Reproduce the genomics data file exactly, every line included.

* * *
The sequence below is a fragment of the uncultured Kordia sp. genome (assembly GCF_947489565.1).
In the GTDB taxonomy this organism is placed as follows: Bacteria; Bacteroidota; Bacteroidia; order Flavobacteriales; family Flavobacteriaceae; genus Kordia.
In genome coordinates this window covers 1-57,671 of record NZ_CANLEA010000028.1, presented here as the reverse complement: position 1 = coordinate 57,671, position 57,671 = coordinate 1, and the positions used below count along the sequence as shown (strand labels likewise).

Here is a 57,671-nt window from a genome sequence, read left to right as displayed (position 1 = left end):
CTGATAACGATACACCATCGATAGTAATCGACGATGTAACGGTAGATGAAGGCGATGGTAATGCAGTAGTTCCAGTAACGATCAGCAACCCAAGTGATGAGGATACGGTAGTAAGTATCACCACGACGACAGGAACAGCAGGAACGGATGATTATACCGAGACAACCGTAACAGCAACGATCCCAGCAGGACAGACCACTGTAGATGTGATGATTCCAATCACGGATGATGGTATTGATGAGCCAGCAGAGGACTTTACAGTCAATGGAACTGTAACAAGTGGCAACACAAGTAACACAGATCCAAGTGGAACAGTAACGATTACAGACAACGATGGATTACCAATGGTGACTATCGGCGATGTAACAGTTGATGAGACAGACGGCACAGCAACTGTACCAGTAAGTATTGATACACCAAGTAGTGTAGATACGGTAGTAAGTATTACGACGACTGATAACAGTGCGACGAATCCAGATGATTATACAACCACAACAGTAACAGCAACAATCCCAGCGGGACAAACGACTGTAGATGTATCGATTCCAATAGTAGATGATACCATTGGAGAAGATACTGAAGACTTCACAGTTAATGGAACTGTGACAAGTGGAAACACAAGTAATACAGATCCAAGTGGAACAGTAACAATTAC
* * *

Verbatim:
The sequence below is a fragment of the uncultured Kordia sp. genome (assembly GCF_947489565.1).
In the GTDB taxonomy this organism is placed as follows: Bacteria; Bacteroidota; Bacteroidia; order Flavobacteriales; family Flavobacteriaceae; genus Kordia.
In genome coordinates this window covers 1-57,671 of record NZ_CANLEA010000028.1, presented here as the reverse complement: position 1 = coordinate 57,671, position 57,671 = coordinate 1, and the positions used below count along the sequence as shown (strand labels likewise).

Here is a 57,671-nt window from a genome sequence, read left to right as displayed (position 1 = left end):
CTGATAACGATACACCATCGATAGTAATCGACGATGTAACGGTAGATGAAGGCGATGGTAATGCAGTAGTTCCAGTAACGATCAGCAACCCAAGTGATGAGGATACGGTAGTAAGTATCACCACGACGACAGGAACAGCAGGAACGGATGATTATACCGAGACAACCGTAACAGCAACGATCCCAGCAGGACAGACCACTGTAGATGTGATGATTCCAATCACGGATGATGGTATTGATGAGCCAGCAGAGGACTTTACAGTCAATGGAACTGTAACAAGTGGCAACACAAGTAACACAGATCCAAGTGGAACAGTAACGATTACAGACAACGATGGATTACCAATGGTGACTATCGGCGATGTAACAGTTGATGAGACAGACGGCACAGCAACTGTACCAGTAAGTATTGATACACCAAGTAGTGTAGATACGGTAGTAAGTATTACGACGACTGATAACAGTGCGACGAATCCAGATGATTATACAACCACAACAGTAACAGCAACAATCCCAGCGGGACAAACGACTGTAGATGTATCGATTCCAATAGTAGATGATACCATTGGAGAAGATACTGAAGACTTCACAGTTAATGGAACTGTGACAAGTGGAAACACAAGTAATACAGATCCAAGTGGAACAGTAACAATTAC